After almost two years of wave upon wave of disruption, the overarching message for supply chain professionals is loud and clear -- the global supply chain operates as a connected ecosystem, and too many of its stakeholders take all the pieces of that system for granted when they’re working well.
While the pre-2020 era certainly had disruptions, they tended to be finite — a dock workers strike, a geographic event like an earthquake, specific market-based commodity constraints or regional costing differences. Today’s challenges are different, with a wide swath of continual disruption broadly falling into three categories:
- Coronavirus disease (COVID-19) pandemic disruptions (for example, factory and logistics operations shutdowns)
- Labor disruption (displaced labor, not enough labor and/or not the right skilled labor)
- The demand equation (at a time in which it is almost impossible to create an accurate 12- to 24-month forecast)
All three add up to a cascading set of events coupled with significant economic growth as countries pump money into their economies to drive rejuvenation, thereby driving demand that the now-disrupted supply chain has not been prepared to meet. Unlike finite events, this cascade hasn’t given the supply chain the breathing room needed to heal itself, instead creating a fundamental imbalance in every area.
In summary, the supply chain of the past, and for that matter, the present, is not the supply chain of the future. Companies must invest in the capability to manage every part of their supply chains throughout disruption. They must build a resilient supply chain.
In the context of the supply chain, “resilience” is a business’s ability to navigate ever-changing supply chain disruptions with its existing capabilities. Resilience is a company’s capacity to react to problems and recover from them without significant impact to operations and customer timelines — to retain the ability to meet customer demand no matter what.
Supply chain resilience — where to start
Supply chain executives will be best served by considering a reboot of their resilience strategy, one that accounts for the vulnerabilities exposed by the past two years of cascading disruptions. Paramount to the success of this strategy will be the ability to meet the needs of the now, with the understanding that those needs can change overnight. While this is a challenge, as with so many challenges in business and in life, it brings with it opportunity.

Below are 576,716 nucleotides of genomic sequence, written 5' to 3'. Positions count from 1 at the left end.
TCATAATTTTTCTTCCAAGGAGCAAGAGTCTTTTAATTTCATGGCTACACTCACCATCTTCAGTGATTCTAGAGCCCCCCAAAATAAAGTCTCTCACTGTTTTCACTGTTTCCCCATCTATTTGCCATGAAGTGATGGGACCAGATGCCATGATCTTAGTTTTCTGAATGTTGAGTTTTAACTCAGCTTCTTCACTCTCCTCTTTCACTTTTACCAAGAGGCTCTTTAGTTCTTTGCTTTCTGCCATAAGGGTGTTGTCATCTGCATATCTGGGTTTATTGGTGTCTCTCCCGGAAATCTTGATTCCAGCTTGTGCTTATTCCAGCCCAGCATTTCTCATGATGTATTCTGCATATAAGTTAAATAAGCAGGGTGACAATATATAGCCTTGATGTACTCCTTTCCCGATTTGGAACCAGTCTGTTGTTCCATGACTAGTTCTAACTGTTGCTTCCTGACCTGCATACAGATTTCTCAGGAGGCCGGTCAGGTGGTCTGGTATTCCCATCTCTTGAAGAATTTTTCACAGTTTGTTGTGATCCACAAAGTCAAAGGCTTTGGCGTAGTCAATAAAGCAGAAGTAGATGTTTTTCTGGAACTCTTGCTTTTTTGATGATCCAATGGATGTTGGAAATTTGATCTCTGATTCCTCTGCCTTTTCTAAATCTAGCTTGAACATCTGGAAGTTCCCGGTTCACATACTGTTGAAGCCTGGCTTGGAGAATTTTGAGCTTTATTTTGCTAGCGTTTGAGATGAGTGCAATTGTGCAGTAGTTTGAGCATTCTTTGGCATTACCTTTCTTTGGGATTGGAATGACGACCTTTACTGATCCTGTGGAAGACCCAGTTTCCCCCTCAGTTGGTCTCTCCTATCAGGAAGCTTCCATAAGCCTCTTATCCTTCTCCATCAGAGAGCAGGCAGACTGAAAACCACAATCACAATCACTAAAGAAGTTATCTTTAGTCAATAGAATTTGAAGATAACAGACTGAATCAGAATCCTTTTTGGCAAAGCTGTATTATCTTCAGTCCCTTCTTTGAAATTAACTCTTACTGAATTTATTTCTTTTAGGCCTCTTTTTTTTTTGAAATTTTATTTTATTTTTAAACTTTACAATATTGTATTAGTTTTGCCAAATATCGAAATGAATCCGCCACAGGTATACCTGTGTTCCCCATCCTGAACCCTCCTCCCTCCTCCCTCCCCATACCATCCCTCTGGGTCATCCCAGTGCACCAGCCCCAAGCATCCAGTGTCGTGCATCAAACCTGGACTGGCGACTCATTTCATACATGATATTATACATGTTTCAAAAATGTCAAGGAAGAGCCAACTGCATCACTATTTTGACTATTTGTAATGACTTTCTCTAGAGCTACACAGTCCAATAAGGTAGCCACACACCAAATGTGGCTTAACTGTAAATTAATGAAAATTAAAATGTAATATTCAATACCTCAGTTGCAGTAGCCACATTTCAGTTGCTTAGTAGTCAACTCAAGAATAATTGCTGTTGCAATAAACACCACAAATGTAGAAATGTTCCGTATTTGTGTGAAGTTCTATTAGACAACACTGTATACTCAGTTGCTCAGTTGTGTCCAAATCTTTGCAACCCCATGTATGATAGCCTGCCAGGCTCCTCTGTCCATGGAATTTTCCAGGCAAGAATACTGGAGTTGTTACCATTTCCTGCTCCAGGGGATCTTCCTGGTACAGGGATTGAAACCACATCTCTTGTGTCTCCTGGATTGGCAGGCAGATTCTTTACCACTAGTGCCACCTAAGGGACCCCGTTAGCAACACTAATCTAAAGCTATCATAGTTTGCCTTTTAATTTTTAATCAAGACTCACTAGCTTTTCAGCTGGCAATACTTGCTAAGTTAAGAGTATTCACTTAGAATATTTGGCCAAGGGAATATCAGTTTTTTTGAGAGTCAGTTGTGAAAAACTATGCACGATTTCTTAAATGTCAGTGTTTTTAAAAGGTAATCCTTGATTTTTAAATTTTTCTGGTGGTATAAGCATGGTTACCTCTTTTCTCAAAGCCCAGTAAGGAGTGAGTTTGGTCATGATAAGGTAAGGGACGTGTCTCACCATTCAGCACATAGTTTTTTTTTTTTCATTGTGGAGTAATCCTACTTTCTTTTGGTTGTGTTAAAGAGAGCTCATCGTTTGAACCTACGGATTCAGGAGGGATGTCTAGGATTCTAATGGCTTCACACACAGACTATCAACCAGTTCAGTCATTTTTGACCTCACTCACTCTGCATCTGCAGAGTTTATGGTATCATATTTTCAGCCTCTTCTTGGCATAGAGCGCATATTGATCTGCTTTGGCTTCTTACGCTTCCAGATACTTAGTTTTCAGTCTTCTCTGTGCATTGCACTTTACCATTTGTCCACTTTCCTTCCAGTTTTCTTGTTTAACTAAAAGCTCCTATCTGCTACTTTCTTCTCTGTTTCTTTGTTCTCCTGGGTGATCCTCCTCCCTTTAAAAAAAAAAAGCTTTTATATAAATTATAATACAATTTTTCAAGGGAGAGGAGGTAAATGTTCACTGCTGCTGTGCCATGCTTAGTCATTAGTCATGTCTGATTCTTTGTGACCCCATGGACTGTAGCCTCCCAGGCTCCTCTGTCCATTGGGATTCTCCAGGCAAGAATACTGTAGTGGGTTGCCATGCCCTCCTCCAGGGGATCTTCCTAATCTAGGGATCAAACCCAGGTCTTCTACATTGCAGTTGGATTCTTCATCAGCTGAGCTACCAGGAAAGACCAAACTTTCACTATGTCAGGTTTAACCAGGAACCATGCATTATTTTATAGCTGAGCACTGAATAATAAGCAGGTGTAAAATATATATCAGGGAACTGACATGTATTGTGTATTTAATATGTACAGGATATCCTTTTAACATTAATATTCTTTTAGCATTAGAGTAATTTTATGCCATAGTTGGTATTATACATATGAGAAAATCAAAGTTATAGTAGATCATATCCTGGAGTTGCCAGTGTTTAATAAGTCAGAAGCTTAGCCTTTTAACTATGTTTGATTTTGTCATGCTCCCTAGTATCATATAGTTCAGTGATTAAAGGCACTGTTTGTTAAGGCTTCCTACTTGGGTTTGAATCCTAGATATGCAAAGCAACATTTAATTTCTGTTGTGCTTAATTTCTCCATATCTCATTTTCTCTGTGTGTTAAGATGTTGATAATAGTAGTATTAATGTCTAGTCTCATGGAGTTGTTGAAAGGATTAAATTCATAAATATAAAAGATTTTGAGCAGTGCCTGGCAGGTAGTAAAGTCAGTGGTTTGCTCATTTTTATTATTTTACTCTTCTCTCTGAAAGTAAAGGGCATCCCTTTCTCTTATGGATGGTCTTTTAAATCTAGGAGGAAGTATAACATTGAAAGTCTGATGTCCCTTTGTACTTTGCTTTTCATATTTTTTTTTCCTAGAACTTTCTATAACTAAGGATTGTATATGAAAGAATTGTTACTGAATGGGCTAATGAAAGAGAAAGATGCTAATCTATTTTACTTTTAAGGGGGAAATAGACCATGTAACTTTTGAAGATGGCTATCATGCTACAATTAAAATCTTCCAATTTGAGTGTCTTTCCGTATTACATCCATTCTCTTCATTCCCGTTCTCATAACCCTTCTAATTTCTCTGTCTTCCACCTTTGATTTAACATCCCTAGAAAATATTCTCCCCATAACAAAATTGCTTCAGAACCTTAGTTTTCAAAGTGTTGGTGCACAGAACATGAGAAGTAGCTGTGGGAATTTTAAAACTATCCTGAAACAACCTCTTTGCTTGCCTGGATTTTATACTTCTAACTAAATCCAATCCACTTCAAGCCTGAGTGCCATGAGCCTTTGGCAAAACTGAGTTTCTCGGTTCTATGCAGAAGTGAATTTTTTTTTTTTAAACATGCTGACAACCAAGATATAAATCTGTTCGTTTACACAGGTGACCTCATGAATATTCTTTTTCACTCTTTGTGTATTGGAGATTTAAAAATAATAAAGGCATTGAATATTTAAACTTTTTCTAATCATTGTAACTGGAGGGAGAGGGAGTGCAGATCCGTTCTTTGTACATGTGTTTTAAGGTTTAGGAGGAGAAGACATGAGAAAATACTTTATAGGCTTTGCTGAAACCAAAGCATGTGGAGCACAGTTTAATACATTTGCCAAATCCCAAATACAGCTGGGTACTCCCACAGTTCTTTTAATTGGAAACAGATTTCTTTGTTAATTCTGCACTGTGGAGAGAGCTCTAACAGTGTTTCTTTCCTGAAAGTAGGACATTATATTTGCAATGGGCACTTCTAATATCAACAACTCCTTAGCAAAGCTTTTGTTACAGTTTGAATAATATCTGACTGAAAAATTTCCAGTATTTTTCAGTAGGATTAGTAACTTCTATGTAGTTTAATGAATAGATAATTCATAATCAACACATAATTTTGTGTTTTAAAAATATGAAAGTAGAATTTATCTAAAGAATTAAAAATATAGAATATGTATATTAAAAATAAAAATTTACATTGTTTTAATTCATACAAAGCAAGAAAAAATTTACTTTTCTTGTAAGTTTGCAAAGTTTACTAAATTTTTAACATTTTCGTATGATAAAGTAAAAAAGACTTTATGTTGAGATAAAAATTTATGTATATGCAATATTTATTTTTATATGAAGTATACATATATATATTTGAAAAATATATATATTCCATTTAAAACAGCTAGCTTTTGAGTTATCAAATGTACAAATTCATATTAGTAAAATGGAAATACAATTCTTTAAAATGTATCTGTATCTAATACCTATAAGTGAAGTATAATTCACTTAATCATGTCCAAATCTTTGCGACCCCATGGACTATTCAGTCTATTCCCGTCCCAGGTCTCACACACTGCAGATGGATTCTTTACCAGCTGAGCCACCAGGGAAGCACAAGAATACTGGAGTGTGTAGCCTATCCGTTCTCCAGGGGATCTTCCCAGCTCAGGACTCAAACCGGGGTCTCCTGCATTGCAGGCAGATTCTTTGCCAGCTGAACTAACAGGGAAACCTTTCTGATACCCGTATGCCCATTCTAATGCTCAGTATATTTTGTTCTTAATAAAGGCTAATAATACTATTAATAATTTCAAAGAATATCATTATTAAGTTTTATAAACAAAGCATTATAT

First, really go back to basics: product design. Cascading disruptions have emphasized the need for engineers to spend time qualifying or requalifying parts and suppliers, evaluating current and future market availability of needed parts and redesigning products to remove legacy parts. Keep an eye on which parts gain legacy status and ensure they're not included in new product designs.
Acknowledge that it will be difficult to keep product designs stable throughout the next 10-15 years. Suppliers will most likely discontinue parts — or at least make fewer of them — so products should be designed with some flexibility to incorporate the different parts that will be readily available in the future. For legacy — but still popular — products, be prepared to redesign to keep pace with the components market. An unexpected redesign process can set both product and company back considerably.
Second, now that history (macroeconomic and market conditions, cyclical markets, etc.) cannot reliably be used to project the future, consider a shift to demand planning. The ongoing unstable environment makes demand forecasting increasingly difficult. Even now, no one can predict what the world will look like in 10 months and how it will affect various markets. In response, many companies are increasing their investments in analytics and visibility — the ability to keep an eye on the full range of the supply chain, from the factories down to the Tier 3 suppliers, in as close to real time as possible.
And finally, develop a business continuity plan that plans on disruptions, even when you don’t know precisely what those disruptions will entail. The list of potential supply disruptions — from climate disasters to geopolitical conflicts to, yes, pandemic — is lengthy. The last one has always been a possibility, but no one in the supply chain world was prepared to handle it. Now we know better, and ramping up a business continuity plan is key to developing supply chain resilience.
The top goals of any company’s supply chain resilience program should be to gain the ability to recover quickly without impacting customer delivery timelines, maintain multiple sourcing options and develop high levels of supply chain agility to increase or decrease production. Creating a continuity plan supports these goals.
Launching the New Year with a supply chain resilience strategy will help keep business moving forward throughout disruption; protect production capacity while maintaining a technology edge; and most importantly, maintain the ability to meet customers' rapidly changing needs at the high standards set in less disruptive times.